After reading that passage several times, we struggled to answer some basic questions. Frankly, Taylor's work struck us as a mess:
Questions we struggled to answerTry as we might, we couldn't quite answer those questions. Did students across the state of New York know less algebra this year? Or were they simply taking a test with harder questions?
Was the 2015 Algebra I exam the same as the 2014 Algebra I exam? That is to say, were the questions the same? (It sounded like the questions had been changed, but we weren't thoroughly sure.)
What score did students need to pass the test this year? Was it the same as last year's passing score?
According to Taylor, fewer than a quarter of students "scored at the college-ready level" this year. It sounded like they needed a minimum score of 74.
That said, 63 percent of students passed the test this year. What minimum score did they attain? Doesn't the article seem to say that they needed a 74?
Is it possible that the algebra test was the same, but students were required to get a higher score? After struggling to comprehend, we still couldn't answer for sure.
Here at THE HOWLER, we're actually curious about such questions. At the New York Times, they typically seem to pretend. Did Mother and Father send Taylor to Harvard to churn out confusing dreck of this type? Does anyone care about public schools, or is it all just a sham?
Eventually, in paragraph 8, we may have received a hint about the state of play in New York. The highlighted passages seem to make one point clear:
TAYLOR: Passing the old algebra Regents was already a struggle for many students. An analysis by the Center for New York City Affairs at the New School found that, among students who entered city high schools in 2010, three in 10 failed the exam on their first try. Students who failed the first time had to retake it an average of twice more to graduate. To help those students, schools had to devote more resources to teaching remedial algebra, rather than other, higher level math courses.Based upon those highlighted passages, it seems fairly clear that a new, amended algebra test has replaced the original test. And not only that! According to Taylor, state education officials had "intended to set the grading so the same number of students passed as had before."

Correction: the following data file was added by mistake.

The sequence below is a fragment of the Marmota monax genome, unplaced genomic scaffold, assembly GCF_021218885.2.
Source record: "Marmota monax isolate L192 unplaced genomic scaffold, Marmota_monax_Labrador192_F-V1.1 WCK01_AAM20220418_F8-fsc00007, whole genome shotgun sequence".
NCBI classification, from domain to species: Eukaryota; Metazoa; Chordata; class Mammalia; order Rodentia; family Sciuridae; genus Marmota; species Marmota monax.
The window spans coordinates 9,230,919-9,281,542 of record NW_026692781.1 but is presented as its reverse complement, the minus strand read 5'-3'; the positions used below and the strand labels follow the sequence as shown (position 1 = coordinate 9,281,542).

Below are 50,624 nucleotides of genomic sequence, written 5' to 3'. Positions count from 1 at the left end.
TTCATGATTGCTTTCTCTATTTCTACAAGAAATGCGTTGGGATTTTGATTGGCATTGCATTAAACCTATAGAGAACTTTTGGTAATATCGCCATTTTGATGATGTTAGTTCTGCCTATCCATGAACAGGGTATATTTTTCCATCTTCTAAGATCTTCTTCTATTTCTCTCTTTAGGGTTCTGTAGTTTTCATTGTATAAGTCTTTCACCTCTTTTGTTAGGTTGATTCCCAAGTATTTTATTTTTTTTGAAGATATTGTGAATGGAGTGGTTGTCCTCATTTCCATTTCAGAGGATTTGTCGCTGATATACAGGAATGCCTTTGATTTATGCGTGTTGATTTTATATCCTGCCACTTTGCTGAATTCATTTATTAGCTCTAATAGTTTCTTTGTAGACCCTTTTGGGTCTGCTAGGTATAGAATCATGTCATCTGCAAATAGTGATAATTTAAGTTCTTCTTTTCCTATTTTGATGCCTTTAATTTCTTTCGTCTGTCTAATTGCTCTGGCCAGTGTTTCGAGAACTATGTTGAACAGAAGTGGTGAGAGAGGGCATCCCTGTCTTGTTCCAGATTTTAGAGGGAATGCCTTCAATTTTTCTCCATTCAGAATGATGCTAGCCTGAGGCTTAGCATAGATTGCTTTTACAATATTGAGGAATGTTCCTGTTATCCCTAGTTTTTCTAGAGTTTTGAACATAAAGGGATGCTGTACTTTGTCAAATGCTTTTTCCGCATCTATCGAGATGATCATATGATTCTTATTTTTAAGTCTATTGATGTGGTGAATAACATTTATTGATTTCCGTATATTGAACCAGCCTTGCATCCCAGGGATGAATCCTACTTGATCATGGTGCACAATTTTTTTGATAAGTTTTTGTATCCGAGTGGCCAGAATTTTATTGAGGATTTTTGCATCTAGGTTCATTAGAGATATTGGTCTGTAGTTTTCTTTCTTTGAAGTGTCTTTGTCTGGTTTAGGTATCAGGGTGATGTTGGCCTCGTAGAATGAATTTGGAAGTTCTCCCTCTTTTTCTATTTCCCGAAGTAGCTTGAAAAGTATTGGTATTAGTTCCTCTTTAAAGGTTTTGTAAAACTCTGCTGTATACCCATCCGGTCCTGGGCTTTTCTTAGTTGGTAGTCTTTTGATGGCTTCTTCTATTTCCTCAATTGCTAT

Before the new exam was given, the Regents had said they intended to set the grading so the same number of students passed as had before, but that did not happen.
As Taylor notes, that didn't happen. Here's the question that came to our heads when we read that passage:
What did state officials do as they tried to make the new exam equivalent to the old exam? (As they tried to make it match the old exam in its difficulty level?) Competent test developers can create equivalent tests through the pre-testing of test items. Our question:
Did the Regents engage in such skilled behavior? Or did the Regents just guess?
It didn't seem to occur to our Harvard grad to ask that basic question. As the fifty different states keep churning out different testing programs, competency questions ought to be very basic. But our Harvard grad doesn't seem to know squat about testing, and she seems to care less. Five years ago, the New York Times fought a hiring war for this journalistic star!
Who the Sam Hill is Kate Taylor? you ask. We're going to ask a different question.
Who the Sam Hill is Taylor's editor? Who permits such incompetent work to appear in our brainiest newspaper? Or is that newspaper just a fraud, devoted to bad explanation?
In fairness, Taylor's first paragraph did provide good solid fun. When it comes to public school topics, that—and the promotion of elite script—seems to be what the Times is there for.
Alas! Some students may have failed Algebra I, but Taylor failed her writing test! The difference is, they're high school kids—and the New York Times promotes itself as our brainiest big major very-smart newspaper.